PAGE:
January is a hot month for hiring. If you are starting a new job, you may feel that excited, jittery sensation imagining how this opportunity will transform your life, career, and finances. Before you get carried away imagining how you will spend your first paycheck, why not give some thought to building a healthy and secure financial future?
Discover Your Financial Truth
“Speak your truth” is all well and good, but are you living your financial truth?
Clearly, you made a tremendous impression in your interview! That expensive couture “look,” combined with an impressive resume, paid off. But do you own your clothing, car, and lifestyle, or does the bank? With your new job, higher salary, and benefits, why not apply a little truth-seeking by digging into your financial situation so you can become the new responsible you?
Steps to Financial Transparency
First, believe that you can get out of debt. Before you freak out at the numbers, create a mental picture of yourself – out of debt! Imagine less stress, no credit card bills stuffed down the cushions, or harassing collections calls. Imagine a realistic debt-free target date and write it down.
Next, check your credit rating. Three different agencies collect your financial information and assign a credit score to show your risk as a borrower. A rating of 0-560 means lending to you is risky, under 640 is bad, 640-700 if fair, 700-750 is good and 750-850 is excellent! The goal is to achieve as high a score as possible.
Never pay a company for your credit score! Credit monitoring agencies must give you one free credit report every year, so once every four months, download one report from either Experian, Equifax, or TransUnion®. If you detect fraud or your information is incorrect, take swift action.
Take a clear financial picture. With your credit history in mind, time to dig into the numbers. Debt.org’s Bill Fay reports that credit cards (20%) and student loans (21%) are the highest sources of debt for millennials, with 40% of income spent on non-essentials (e.g., bars, cosmetics, video games). If this is you, do not be discouraged. Own your mess, but change starts today. That 40% can go a long way toward paying down your debt.
First, figure out your net worth. Take your income and assets (things you can sell) and subtract your debts and liabilities. To calculate, add all your debts (loans and credit card balances, but not rent). Take note of the interest rates. Next, add up all income (salary, bonuses, other income). Subtract your debts from your income.
Hopefully, the result is only a “Yikes!” moment, but if it provokes an “Oh, %*#!” reaction, breathe. This is where “speak your truth” requires honesty. A financial mess may be yours to own, but you are not alone. The good news is millions of people are digging themselves out of situations worse than yours!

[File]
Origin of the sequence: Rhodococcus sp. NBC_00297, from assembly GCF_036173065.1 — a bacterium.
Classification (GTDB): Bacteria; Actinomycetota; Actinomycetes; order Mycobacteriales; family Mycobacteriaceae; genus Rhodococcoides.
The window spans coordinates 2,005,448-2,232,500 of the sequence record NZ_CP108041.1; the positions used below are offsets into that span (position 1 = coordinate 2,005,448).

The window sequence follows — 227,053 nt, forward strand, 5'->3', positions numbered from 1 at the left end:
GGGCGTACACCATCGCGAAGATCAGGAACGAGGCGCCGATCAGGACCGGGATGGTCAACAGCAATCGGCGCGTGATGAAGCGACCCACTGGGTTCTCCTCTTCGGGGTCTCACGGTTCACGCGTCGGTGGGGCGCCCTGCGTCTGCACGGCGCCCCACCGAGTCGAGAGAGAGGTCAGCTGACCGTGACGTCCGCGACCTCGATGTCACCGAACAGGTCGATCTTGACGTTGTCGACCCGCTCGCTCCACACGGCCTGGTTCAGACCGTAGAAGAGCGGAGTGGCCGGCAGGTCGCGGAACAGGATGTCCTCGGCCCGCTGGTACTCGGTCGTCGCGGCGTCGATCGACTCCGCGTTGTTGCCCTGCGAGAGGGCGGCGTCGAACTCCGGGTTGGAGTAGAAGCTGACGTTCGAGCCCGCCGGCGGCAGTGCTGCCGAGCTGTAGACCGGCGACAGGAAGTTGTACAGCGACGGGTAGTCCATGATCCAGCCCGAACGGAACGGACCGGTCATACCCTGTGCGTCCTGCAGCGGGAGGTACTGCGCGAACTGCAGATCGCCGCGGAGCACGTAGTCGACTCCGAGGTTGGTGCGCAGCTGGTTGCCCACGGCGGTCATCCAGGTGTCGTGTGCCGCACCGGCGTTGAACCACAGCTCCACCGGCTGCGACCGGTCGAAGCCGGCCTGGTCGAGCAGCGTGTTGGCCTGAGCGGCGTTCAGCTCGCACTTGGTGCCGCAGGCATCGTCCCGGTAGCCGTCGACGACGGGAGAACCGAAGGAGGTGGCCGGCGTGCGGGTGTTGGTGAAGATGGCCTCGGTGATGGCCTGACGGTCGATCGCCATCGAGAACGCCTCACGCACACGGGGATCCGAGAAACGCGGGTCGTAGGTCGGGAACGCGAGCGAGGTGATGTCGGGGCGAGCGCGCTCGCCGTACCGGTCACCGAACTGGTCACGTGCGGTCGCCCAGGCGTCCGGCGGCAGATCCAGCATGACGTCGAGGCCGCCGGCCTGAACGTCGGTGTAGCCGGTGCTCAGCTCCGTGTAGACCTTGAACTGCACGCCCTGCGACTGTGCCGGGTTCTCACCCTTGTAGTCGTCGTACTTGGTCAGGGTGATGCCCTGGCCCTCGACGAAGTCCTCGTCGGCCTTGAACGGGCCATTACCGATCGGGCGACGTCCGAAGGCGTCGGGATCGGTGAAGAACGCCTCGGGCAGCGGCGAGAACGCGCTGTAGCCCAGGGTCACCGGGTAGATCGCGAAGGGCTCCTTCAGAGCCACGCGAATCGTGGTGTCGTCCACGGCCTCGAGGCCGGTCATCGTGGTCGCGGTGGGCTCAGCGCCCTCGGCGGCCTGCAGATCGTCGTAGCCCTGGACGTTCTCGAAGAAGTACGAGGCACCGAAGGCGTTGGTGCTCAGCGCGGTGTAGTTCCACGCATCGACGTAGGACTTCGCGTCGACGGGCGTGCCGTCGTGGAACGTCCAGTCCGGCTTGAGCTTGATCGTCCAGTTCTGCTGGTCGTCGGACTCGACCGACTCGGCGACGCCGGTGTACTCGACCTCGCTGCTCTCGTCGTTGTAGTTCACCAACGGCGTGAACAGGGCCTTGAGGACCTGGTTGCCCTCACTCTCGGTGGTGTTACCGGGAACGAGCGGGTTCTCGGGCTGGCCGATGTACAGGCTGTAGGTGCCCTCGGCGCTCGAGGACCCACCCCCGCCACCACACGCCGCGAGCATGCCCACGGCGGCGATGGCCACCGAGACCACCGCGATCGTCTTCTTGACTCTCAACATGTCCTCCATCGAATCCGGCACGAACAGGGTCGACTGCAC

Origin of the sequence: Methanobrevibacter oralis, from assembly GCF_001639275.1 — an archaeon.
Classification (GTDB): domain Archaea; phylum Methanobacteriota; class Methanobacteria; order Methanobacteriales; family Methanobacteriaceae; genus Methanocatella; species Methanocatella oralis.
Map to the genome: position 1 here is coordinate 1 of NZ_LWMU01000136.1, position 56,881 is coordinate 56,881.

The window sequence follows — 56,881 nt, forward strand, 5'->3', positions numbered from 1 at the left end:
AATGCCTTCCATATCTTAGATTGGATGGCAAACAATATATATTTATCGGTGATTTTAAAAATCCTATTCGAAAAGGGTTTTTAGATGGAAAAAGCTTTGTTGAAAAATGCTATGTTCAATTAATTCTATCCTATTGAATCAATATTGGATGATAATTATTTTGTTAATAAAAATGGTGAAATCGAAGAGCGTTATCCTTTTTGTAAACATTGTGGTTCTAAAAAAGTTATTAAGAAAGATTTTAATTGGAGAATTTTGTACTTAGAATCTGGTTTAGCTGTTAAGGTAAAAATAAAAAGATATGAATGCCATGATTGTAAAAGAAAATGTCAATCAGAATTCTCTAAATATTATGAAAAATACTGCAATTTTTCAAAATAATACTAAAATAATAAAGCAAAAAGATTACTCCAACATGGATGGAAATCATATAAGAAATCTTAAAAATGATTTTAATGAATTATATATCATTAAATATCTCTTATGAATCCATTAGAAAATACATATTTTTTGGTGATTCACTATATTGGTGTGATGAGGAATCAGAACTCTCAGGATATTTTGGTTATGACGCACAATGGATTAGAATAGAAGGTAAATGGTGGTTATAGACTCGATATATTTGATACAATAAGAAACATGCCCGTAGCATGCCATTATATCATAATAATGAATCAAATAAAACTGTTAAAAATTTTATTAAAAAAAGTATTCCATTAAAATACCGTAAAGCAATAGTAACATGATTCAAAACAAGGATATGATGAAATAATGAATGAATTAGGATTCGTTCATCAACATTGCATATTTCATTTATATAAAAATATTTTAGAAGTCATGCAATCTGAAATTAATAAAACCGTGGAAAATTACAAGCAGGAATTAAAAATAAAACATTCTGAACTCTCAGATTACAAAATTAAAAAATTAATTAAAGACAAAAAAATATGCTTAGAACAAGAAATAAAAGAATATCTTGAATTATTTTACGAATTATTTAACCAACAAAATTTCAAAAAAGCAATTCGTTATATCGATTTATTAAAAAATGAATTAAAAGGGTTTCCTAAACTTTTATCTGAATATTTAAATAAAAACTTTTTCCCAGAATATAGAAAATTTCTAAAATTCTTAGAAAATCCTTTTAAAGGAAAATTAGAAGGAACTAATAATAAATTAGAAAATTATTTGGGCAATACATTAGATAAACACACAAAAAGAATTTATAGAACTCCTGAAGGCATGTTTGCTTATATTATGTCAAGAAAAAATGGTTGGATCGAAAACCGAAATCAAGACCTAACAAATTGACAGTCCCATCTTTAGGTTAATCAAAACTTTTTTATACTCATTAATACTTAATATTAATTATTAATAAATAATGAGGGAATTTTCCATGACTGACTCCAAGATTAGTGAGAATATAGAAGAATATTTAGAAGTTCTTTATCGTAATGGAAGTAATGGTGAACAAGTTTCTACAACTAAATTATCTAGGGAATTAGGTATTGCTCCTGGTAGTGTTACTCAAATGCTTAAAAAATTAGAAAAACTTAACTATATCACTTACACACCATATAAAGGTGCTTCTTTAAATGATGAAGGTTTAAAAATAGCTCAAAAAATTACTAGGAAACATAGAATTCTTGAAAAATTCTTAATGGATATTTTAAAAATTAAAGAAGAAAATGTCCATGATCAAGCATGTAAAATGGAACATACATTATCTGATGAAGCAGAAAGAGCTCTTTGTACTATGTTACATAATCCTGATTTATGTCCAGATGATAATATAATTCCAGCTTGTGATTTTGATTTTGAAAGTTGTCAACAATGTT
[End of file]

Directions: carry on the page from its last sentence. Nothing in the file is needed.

Financial freedom is on the horizon!
When liabilities overwhelm assets, take these actions today to begin living a life of financial freedom:
- Adjust your “get out of debt date” to set a realistic course. Celebrate your intention with someone who can help you stay on course.
- Access an online budget program or app and track your living and discretionary expenses, so they fit within your monthly income. Get stubborn with your money. Tell it where to go, and make sure it gets there!
- Set a goal to save at least $1,000 for an emergency fund that you don’t touch unless necessary. Applying the difference between your old salary and new is one way to get there.
- Live on less than you make, pay cash, and direct all extra income to your debt. Be intentional! Instead of your average $28 weekly Starbucks fix, brew your coffee and apply the $28 to debt. In a year, you will have paid down $1,400!
- Free up cash. Got overconfident and bought a new car? Sell on the open market and pay off the loan. Use public transportation or buy an older model. Sell anything of value that you no longer need.
- If your rent is more than 40% of your income, you are paying too much. Sometimes this can’t be helped, but if possible, move, get a roommate, or see if you can move into Mom’s basement for six months and hammer on that debt!
- Renegotiate credit card interest and past-due loans (see Resources below).
- If you are married, try living off the highest wage. Many working couples use the smaller income to build a cash cushion, pay off college and even home mortgages. When debt-free, boost retirement savings and pay for family vacations, knowing that the family is secure if one job is lost. If impossible to live on one salary, work toward half or a quarter of one income set aside for emergencies.
A healthy financial mindset that says good riddance to debt doesn’t happen overnight. So, when a big opportunity comes your way, like your dream job with a terrific new salary, use that momentum and increase in income to launch a secure financial future today!
If you are a job seeker and wish to join the ranks of those who have found the job of their dreams, contact Partnership Employment today. Browse their extensive job listing or speak with one of the industry’s most experienced career experts who will work hard to help you meet your professional and financial goals.